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Day of reckoning nears for energy markets


Op-Ed by Spencer Abraham, Financial Times

As high oil and natural gas prices continue to take their toll on the bottom lines of households and key industrial sectors, a great deal of speculation is taking place in the business and political worlds about energy markets.
Conventional wisdom and traditional market economic theory suggest high prices and profits will ultimately produce a correction on both the demand and supply side of the energy equation to bring prices back in line.
Yet many believe this analysis is not applicable to today's challenges. Credible experts are even predicting that oil will reach $100 a barrel. Count me on the side of those who believe that, without significant changes in energy policy, tight markets are likely to continue and potentially worsen.

Several factors are likely to prevent traditional market corrections from occurring. It is improbable that worldwide demand for energy will be as price sensitive as in the past. First, the prices of some fuels - such as petrol in the US - have not really kept pace with inflation. Moreover, much of the growth in demand is a function of cultural and social changes in developing countries that have made acquiring motor vehicles and appliances far more acceptable and desirable. This is why even higher prices and slower economic growth in the developing world are unlikely to lessen the growth of energy consumption there.

As a result, over the next 20 years worldwide oil demand is expected to increase to 121m-130m barrels per day from the current 82m-84m, electricity consumption to grow by 100 per cent and natural gas demand to increase by 67 per cent.

Meanwhile, a variety of natural and self-imposed factors is constraining supply. In the US, moratoria on energy development in offshore areas and on federal territory are keeping huge natural gas and oil reserves off limits. Furthermore, in both the US and Europe, opposition to nuclear energy and coal-fired generation has taken its toll on energy supply, as have "not in my backyard" challenges to new energy infrastructure projects. Middle East tensions and factors such as Iran's nuclear stand-off with the west continue to cast a shadow over future supply levels.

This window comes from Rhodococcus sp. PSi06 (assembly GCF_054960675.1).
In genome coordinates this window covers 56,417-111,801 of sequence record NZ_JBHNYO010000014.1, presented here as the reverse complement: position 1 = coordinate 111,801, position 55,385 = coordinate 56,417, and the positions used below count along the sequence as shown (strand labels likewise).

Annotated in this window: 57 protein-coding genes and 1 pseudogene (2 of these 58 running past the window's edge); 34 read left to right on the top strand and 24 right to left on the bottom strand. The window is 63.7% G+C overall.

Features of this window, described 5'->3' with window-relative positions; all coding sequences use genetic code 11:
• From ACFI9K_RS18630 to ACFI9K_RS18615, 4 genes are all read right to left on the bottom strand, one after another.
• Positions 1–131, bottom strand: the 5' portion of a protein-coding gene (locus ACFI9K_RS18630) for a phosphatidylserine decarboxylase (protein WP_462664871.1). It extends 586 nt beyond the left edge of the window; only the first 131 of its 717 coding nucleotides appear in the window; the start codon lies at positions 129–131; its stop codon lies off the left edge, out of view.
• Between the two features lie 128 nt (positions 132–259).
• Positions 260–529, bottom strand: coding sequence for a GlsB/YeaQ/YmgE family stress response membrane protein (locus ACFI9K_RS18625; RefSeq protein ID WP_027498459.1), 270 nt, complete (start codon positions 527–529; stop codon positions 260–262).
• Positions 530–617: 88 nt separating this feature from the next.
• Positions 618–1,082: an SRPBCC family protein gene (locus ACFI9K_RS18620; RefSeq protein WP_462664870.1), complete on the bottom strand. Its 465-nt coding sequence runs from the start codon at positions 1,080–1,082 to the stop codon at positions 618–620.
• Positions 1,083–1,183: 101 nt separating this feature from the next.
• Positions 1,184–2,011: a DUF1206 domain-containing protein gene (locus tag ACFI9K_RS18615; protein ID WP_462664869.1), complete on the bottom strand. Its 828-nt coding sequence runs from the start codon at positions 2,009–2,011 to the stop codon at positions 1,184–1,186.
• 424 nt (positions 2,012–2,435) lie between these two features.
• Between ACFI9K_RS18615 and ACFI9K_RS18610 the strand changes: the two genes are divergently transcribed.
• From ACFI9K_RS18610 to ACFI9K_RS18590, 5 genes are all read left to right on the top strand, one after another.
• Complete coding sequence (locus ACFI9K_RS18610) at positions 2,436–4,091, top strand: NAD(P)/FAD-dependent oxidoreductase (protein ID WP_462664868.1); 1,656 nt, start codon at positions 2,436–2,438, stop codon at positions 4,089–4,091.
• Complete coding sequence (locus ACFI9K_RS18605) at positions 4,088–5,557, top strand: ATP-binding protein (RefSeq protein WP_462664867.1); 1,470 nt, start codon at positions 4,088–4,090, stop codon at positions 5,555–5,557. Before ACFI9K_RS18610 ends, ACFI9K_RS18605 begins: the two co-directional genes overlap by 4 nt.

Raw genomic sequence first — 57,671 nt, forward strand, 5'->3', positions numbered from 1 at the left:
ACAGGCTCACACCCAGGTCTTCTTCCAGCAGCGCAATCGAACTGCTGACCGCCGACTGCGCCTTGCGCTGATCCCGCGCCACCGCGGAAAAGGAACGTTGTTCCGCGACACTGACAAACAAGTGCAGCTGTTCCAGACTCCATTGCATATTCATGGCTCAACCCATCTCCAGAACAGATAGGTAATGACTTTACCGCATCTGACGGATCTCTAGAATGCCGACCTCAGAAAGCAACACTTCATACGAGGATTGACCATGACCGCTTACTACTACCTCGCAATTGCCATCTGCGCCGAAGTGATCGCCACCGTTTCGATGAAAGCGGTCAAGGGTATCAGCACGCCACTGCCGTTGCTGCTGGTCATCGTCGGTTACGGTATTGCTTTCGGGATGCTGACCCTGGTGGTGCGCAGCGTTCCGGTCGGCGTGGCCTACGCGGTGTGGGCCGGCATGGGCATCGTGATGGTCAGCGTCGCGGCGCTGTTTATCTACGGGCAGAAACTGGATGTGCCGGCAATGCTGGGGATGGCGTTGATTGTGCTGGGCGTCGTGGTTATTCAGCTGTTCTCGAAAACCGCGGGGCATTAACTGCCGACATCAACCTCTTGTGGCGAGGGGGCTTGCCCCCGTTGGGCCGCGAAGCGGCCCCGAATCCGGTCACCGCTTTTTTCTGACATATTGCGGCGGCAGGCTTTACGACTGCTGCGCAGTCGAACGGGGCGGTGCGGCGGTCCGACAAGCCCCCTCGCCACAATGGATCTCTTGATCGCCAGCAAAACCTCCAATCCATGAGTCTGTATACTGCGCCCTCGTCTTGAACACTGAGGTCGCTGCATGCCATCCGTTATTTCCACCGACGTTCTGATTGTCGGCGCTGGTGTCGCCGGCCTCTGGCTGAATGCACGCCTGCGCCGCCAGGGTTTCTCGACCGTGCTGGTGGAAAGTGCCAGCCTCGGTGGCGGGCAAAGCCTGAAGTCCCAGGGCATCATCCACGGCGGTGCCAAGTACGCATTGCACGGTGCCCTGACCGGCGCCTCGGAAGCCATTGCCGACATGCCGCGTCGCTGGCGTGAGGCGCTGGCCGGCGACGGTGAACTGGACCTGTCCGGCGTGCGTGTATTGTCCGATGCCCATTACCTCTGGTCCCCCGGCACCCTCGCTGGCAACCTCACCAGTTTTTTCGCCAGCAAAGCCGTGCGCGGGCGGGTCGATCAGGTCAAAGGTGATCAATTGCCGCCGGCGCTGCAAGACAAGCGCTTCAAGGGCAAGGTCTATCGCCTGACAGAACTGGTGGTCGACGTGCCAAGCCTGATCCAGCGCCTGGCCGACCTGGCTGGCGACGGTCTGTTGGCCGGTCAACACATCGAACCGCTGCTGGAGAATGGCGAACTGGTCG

Expect markets to stay tight for the foreseeable future unless we act boldly. So what needs to be done?
First, we need more nuclear power. Substantially increasing supply worldwide and doubling it in the US over the next 25-30 years are worthy targets. To get there in America we must provide risk insurance to those who build new nuclear plants, as President George W. Bush has suggested, and reform the regulatory process to ensure the safety of new units and reduce the regulatory uncertainty that is preventing investment. In Europe and elsewhere, it is time to recognise that meeting Kyoto protocol carbon targets and significantly moderating dependence on imported energy will be almost impossible without increased nuclear supply.

Second, we must re-examine the regulatory constraints on exploration in areas that hold vast reserves of oil and natural gas. In America, federal land and offshore areas contain more than 100,000bn cubic feet of natural gas that are subject to moratoria. While we certainly should take legitimate environmental concerns into account, we simply cannot continue to keep all these important energy resources off limits.

Third, we must enhance international energy partnerships. America needs even stronger energy relationships with Canada, Mexico and Australia. And it must build on the energy working relationship begun with China in the past two years. Both countries stand to benefit greatly from co-operation on the new technologies and alternative fuels that will help them meet their needs without becoming unacceptably dependent on imports.

We also need to increase substantially international investments in clean coal, carbon sequestration, renewables and hydrogen technology. The best chance America has to lessen its dependence on energy imports and increase supply is to ensure that coal remains an integral and environmentally safe part of its energy mix and to introduce new sources - from wind and solar to hydrogen fuel cells.

In 2001, when Mr Bush unveiled his energy plan, critics argued that he was exaggerating the problem in order to advance unnecessary policy ideas. The result has been deadlock over energy legislation. Necessary energy security proposals have too often been debated without significant action. Unfortunately, the day of reckoning is near. Today's energy prices will seem tame in comparison with what might well ensue unless we act decisively now.

The writer, the former US secretary of energy, is a distinguished visiting fellow at Stanford University's Hoover Institution